Hip fractures are common, especially if you are old, female and live in Northern Europe and Scandinavia. You might be out doing some shopping or getting up to open the door to a neighbour and, in a moment your life changes. You fall to the ground and are unable to get up. Thus starts weeks, perhaps months of treatment and rehabilitation, but first you have to be admitted to the unfamiliar hospital environment where you will have an operation and be at risk of infections, delirium and isolation. You may die, around 6% do, but even if you survive you may struggle to make it back home.
Hip fractures are fragility fractures. That means they are sustained after a fall from standing height. In the UK around 80000 hip fractures are treated every year and this is predicted to rise. Those experiencing hip fracture now are different, even compared to those with the same condition 20 years ago. They are older. They are increasingly frail with other illnesses like diabetes, heart disease and kidney problems. They are on many, sometimes interacting, medicines. They often live alone.
Hip fractures are not new. Cases have been observed by archaeologists investigating ancient Egypt and Rome. In the case of a skeleton excavated in Eraculum, Italy they were able to conclude that the man had been elderly and that he had lived sometime after this fracture, judging by the extent of healing. Generally though, this fracture meant certain death with the loss of mobility causing susceptibility to problems such as chest infections. Surgery was considered unfeasible. Sir Astley Cooper, an eminent 19th century surgeon advised: ‘treat the patient and let the fracture go’. Fortunately, in the 20th century successful interventions were developed and by the 1940s the famous orthopaedic surgeon, Austen T Moore, in collaboration with Harold Bohlman, had inserted the first metal prosthesis to replace the upper femur.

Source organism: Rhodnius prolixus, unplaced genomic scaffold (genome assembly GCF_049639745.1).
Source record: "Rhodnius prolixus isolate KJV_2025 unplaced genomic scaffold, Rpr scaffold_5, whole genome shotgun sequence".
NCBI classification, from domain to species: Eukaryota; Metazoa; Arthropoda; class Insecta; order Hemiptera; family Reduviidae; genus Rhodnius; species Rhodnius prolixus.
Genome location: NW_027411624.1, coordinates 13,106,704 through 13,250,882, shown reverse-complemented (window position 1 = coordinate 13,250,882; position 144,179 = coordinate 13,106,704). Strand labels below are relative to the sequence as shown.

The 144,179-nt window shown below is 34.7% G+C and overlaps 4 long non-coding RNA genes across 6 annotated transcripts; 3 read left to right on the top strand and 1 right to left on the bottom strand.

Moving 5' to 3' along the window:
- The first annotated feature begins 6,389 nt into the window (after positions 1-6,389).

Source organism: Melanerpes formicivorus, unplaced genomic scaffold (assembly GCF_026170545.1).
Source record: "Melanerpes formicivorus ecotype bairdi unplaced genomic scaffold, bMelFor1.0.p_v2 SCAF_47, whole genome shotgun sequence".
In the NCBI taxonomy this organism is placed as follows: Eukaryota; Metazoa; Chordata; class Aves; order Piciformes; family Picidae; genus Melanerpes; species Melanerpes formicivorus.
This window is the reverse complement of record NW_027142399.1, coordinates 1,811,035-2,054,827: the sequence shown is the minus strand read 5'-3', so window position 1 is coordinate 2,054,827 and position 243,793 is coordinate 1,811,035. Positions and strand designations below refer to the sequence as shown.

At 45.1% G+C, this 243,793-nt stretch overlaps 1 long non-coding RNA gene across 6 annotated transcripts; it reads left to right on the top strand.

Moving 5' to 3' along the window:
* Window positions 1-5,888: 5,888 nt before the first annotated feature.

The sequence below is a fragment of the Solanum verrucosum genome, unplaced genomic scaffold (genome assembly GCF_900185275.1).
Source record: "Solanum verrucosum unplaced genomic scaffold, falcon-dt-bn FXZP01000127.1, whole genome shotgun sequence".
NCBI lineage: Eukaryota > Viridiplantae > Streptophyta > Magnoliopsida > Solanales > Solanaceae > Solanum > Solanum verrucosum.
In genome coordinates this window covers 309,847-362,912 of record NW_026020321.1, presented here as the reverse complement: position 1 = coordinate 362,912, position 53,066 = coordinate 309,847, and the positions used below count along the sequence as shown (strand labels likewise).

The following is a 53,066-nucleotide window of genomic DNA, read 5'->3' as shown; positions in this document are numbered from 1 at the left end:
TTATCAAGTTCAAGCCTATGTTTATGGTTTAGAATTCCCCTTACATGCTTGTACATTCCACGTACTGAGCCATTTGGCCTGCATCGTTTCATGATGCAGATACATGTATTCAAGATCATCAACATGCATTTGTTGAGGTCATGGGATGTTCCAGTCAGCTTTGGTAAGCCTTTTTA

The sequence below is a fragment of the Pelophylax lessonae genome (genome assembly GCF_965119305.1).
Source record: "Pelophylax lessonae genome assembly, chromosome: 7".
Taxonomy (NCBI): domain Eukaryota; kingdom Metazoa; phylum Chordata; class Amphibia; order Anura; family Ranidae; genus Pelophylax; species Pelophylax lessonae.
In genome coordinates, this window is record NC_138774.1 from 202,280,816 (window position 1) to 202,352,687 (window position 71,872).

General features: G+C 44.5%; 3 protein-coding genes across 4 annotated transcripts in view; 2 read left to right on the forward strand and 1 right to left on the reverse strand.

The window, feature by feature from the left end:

Today, orthopaedic surgeons repair hip fractures on a daily basis. Even the frailest patient will be considered for surgery so they have the best chance of surviving and to manage the significant pain the break causes. Efforts are being made to make sure that the best treatment is available for these often vulnerable people, wherever they might live.
In Scotland, like other countries, we are trying to make sure that our care is world class. To do that Standards have been developed to cover not only the operation but factors such as the time in the emergency department, the active involvement of the multidisciplinary team (physiotherapists, occupational therapists, geriatricians) and assessment for osteoporosis (to try to prevent further fractures). Compliance with the standards is audited, with recent research showing better outcomes when more standards are met. Areas of good practice and innovative approaches to care are shared across the country.
Our district general hospital serves an area with oldest population in Scotland. We want to make sure our patients survive, but not only that, we want them, as far as possible, to be back to their pre fall level of mobility and function and back at home at 30 days. We want to avoid acute confusion or delirium, which can affect 25-40% of hip fracture patients. We need to be aware of it and take measures to avoid it and screen for it using reliable tests.